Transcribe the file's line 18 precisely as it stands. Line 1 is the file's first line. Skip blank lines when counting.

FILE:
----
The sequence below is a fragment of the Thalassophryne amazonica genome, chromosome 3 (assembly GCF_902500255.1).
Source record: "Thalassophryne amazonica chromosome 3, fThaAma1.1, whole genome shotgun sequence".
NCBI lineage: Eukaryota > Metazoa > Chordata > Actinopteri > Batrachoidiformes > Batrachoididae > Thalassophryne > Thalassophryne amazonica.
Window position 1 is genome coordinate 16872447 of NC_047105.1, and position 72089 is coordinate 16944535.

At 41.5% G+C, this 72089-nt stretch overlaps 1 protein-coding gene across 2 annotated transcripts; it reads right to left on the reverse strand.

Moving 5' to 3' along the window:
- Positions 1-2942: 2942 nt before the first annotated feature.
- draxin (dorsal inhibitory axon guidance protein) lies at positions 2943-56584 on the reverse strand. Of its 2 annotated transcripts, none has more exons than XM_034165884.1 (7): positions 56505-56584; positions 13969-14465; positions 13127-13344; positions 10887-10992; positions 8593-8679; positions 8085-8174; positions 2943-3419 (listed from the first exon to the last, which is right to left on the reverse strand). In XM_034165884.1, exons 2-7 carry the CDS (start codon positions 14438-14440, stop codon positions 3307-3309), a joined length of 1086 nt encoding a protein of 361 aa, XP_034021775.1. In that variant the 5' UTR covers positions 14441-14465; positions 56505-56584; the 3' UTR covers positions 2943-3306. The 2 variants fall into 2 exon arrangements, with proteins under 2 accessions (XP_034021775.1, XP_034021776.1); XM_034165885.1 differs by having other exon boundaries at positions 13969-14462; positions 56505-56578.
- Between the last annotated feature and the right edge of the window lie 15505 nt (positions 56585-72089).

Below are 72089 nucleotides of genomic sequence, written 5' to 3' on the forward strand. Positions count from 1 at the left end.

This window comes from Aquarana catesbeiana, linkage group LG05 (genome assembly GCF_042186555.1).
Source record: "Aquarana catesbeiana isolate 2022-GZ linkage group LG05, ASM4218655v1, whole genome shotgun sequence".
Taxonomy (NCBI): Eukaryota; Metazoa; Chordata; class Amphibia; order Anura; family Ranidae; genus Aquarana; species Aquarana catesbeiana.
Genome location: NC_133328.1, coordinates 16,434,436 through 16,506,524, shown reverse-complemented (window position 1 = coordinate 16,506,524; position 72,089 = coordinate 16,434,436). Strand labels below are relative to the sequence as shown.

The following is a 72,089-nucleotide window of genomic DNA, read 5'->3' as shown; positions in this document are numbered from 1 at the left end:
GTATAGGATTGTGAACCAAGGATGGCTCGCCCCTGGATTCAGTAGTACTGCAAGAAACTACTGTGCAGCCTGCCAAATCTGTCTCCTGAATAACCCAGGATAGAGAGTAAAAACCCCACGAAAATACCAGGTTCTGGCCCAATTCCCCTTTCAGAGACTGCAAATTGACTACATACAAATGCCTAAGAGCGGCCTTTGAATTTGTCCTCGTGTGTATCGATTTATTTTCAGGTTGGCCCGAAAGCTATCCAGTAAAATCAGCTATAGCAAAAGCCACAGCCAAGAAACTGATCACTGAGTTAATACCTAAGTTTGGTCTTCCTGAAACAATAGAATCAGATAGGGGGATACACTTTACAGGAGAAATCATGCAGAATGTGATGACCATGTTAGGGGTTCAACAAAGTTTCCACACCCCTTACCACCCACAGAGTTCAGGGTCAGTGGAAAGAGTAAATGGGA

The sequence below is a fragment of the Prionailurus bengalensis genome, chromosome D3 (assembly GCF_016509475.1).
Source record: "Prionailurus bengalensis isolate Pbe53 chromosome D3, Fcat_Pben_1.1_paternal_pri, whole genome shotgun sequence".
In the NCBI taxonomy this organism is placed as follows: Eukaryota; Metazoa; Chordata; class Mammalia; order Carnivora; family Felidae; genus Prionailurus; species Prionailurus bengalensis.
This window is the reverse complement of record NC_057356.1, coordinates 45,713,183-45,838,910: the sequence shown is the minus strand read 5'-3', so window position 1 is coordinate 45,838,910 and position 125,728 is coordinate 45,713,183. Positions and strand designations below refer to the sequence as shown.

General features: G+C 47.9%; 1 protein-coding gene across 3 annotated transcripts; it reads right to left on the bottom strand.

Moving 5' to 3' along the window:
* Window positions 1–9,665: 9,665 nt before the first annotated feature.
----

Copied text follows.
Source record: "Prionailurus bengalensis isolate Pbe53 chromosome D3, Fcat_Pben_1.1_paternal_pri, whole genome shotgun sequence".